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It's actually two part question regarding my simple page (that will be replaced some day with real content), HTML+CSS boilerplate used there for vertical centering and IE7.

http://engitize.net/

  1. Can anyone provide detailed explanation why the page is displayed correctly in non-IE browsers (Chrome, Fx, Opera), almost all semi-recent to recent IEs (IE5.5, IE6, IE8, IE9), but not in IE7?

    I am especially interested in: it works in IE6, yet it doesn't work in IE7, because... kind of explanation.

  2. What should be changed to make div#c properly centered vertically in IE7?
    I am using specific height for div#c, but used boilerplate is height-agnostic and fix should preserve this feature.

    Spoiling other browsers is not an option, unless it's IE5.5 (ok, IE6 too, but only if it is really unavoidable).

    Changing <!DOCTYPE html> and turning IEs into quirks mode is also not accepted (and it's a pretty bad practice for newly developed pages).

If you don't have IE7 (just as I), you can visit http://ipinfo.info/netrenderer/ or http://browserling.com/, paste URL there and choose IE7 to see the problem yourself.


Because the page will change after accepting some answer, I'm providing snapshot of relevant HTML and CSS parts from it (with logo URL changed to be absolute).

<!DOCTYPE html>
<html>
<head>
<meta http-equiv="Content-Type" content="text/html; charset=UTF-8" />
<style type="text/css">
html, body { height: 100%; }
body { background-color: #fff; color: #000; margin: 0px; padding: 0px; }
div { margin: 0px; padding: 0px; }
#outer { position: relative; width: 100%; height: 100%; overflow: visible; }
#outer[id] { display: table; position: static; }
#middle { position: absolute; top: 50%; width: 100%; text-align: center; } /* for explorer only*/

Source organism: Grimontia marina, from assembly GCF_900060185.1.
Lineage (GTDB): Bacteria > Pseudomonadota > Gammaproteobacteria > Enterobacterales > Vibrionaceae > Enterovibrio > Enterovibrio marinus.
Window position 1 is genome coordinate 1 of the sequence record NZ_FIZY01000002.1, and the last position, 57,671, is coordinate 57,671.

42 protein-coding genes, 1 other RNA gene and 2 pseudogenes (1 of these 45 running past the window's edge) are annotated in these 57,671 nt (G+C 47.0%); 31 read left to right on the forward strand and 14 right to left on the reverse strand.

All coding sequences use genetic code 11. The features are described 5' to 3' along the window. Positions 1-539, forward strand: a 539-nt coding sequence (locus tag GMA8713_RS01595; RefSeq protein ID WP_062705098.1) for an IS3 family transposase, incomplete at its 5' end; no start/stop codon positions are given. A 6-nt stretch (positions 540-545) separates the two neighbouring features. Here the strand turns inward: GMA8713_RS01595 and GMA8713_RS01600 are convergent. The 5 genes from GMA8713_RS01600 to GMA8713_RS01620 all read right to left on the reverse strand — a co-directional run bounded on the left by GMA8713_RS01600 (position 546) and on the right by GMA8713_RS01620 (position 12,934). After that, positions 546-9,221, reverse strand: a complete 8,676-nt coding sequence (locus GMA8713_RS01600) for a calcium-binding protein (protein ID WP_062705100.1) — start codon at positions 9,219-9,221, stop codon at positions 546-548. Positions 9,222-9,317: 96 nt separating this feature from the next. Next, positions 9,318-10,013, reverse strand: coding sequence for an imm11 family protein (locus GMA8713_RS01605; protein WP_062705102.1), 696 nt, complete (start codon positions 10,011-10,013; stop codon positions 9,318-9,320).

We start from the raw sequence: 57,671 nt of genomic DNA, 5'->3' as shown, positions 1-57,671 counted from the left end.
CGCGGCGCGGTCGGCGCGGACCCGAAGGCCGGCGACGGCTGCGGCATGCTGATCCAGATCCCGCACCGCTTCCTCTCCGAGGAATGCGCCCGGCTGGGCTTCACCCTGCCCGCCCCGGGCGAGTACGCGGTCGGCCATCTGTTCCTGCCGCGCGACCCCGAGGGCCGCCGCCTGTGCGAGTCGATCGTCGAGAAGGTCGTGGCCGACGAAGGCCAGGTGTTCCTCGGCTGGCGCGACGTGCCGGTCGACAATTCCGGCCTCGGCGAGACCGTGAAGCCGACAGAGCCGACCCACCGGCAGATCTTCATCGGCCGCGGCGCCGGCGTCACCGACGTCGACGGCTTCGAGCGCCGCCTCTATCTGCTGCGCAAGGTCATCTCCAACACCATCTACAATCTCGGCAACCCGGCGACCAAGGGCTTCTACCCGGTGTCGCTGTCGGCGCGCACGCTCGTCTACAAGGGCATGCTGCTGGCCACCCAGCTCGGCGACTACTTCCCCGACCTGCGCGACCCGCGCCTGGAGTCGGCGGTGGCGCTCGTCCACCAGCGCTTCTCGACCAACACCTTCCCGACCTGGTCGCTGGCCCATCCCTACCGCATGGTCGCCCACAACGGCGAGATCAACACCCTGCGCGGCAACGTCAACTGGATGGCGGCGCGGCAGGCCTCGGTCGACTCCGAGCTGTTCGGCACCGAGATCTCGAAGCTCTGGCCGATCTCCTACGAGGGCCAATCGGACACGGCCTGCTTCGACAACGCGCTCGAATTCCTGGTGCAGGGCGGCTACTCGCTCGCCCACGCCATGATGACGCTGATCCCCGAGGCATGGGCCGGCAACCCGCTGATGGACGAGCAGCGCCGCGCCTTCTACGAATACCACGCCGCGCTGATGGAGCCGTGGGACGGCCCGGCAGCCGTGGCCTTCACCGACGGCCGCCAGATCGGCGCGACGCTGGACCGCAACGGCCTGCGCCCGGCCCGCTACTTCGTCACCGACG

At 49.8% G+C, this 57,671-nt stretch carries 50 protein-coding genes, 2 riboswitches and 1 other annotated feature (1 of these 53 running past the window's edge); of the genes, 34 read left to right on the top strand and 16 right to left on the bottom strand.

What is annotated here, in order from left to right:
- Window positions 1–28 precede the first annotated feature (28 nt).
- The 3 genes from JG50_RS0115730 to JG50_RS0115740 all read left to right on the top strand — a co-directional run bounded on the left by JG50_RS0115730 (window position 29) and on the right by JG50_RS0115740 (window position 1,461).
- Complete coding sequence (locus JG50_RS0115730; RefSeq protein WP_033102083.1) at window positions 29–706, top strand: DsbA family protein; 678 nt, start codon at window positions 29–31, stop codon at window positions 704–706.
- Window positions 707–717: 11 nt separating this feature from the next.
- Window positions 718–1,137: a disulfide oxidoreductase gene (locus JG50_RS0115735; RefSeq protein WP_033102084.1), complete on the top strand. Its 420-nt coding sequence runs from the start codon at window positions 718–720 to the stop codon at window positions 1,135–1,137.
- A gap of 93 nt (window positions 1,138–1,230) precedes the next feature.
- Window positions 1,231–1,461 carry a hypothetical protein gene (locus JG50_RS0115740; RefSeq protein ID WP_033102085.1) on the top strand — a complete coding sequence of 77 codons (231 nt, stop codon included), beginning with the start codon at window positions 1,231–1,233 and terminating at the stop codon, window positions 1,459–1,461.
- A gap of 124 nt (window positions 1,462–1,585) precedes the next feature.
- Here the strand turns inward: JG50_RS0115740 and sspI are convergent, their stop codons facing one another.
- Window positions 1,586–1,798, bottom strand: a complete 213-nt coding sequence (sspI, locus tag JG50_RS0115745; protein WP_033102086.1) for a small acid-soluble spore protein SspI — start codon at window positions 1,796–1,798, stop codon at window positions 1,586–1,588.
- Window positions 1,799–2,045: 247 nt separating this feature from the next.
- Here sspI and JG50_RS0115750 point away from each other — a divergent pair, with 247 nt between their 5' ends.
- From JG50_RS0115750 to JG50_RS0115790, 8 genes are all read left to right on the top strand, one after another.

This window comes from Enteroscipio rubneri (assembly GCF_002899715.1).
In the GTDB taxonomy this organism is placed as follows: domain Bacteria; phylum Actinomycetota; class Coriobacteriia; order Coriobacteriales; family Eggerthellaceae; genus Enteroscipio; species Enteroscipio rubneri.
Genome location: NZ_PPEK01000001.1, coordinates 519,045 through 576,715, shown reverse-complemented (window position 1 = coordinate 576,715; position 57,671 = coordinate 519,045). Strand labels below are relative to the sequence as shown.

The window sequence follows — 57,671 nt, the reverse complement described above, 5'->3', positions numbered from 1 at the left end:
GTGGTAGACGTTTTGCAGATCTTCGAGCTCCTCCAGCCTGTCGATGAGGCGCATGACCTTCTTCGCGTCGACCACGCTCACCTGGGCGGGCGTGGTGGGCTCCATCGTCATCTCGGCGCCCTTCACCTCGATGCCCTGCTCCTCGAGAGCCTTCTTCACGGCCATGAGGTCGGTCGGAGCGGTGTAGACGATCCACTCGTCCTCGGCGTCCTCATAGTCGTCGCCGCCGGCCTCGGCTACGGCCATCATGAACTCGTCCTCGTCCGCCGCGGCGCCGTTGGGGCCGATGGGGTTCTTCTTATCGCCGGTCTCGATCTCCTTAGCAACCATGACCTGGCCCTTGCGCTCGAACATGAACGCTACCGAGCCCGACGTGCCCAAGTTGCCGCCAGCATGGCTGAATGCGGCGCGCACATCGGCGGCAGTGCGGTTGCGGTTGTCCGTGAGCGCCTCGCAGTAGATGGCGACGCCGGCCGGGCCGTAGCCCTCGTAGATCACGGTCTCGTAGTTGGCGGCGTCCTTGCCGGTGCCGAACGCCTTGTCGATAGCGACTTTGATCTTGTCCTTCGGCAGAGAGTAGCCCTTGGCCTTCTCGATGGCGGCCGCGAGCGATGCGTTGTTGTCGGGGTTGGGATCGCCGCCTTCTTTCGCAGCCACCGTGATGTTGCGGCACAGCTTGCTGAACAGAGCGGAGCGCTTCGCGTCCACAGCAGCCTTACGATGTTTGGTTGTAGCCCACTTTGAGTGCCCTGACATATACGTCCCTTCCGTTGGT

#middle[id] { display: table-cell; vertical-align: middle; position: static; }
#c { position: relative; top: -50%; } /* for explorer only */
#c { width: 385px; height: 120px; margin-left: auto; margin-right: auto; }
#c { background-image: url(http://engitize.net/engitize.png); background-repeat: no-repeat; background-position: center top; }
#c div { position: relative; top: 100px; width: 100%; color: #666; font-weight: bold; font-family: serif; font-size: 12px; text-align: right; }
#footer { width: 100%; text-align: center; height: 15px; padding: 5px 0 0 0; margin: -20px auto 0 auto; border: 0; background-color: #def; } 
#footer div { padding: 0px 5px 0px 5px; text-align: right; font-size: 10px; font-family: sans-serif; }
a { text-decoration: none; color: #006; }
a:hover { color: #00c; }
p { margin: 0px; padding: 0px; }
</style> 
</head>
<body>
<div id="outer"><div id="middle"><div id="c"><div> 
because history is important!
</div></div></div></div> 
<div id="footer"><div> 
<p style="float:left;"><strong>Przemysław Pawełczyk</strong>'s imprint | Coming in 2012!</p> 
<p style="float:right;"><a href="http://przemoc.net/">Przemoc's network</a></p> 
</div></div>
</body>
</html>
share|improve this question
    
I'll take a look at your updated/bountied question when I get a chance. It just seemed pointless to investigate before. Just one thing though - you should forget IE5(.5) ever existed. See: en.wikipedia.org/wiki/… - nobody uses it. –  thirtydot May 16 '11 at 9:32
    
@thirtydot Sure, there is no need to support IE5.5 (I said from the beginning that spoiling page in it is acceptable, so I don't know why are you bringing it here), but it's nice when things works there "by the way". :) Unfortunately IE6 is still not dead. –  przemoc May 16 '11 at 10:16

5 Answers 5

up vote 4 down vote accepted
+50

your Q#1 has been answered by @thirtydot, IE7 and below does not support the CSS table properties so another way has to be found for them. and his absolute positioning technique is usually the preferred way to do this as most times in a scenario like this (splash page?) the width and height of the centred content would be known.

addendum to above per comments: In answer to why it was working in IE6 and not IE7 even though IE6 doesn't support the table properties either, IE7 was actually picking up the position: static rule from the #middle[id] {} rule - IE7 does understand this type of selector so this means the later absolute/relative positioning was not working the same as it was in IE6

Taking the above into account redoing the CSS to make sure IE7 and 6 got the same CSS and that it was placed later in cascade to override the "good" CSS it turns out the the positioning method is height agnostic too, in the comments there are various links to to test this, but here is the final working version:

Hybrid table cell/positioning method : here

That fiddle does include the image width and heights, but if you remove them and the positioning for the "sub text" it does (or should) show that whatever is in the middle does stay centered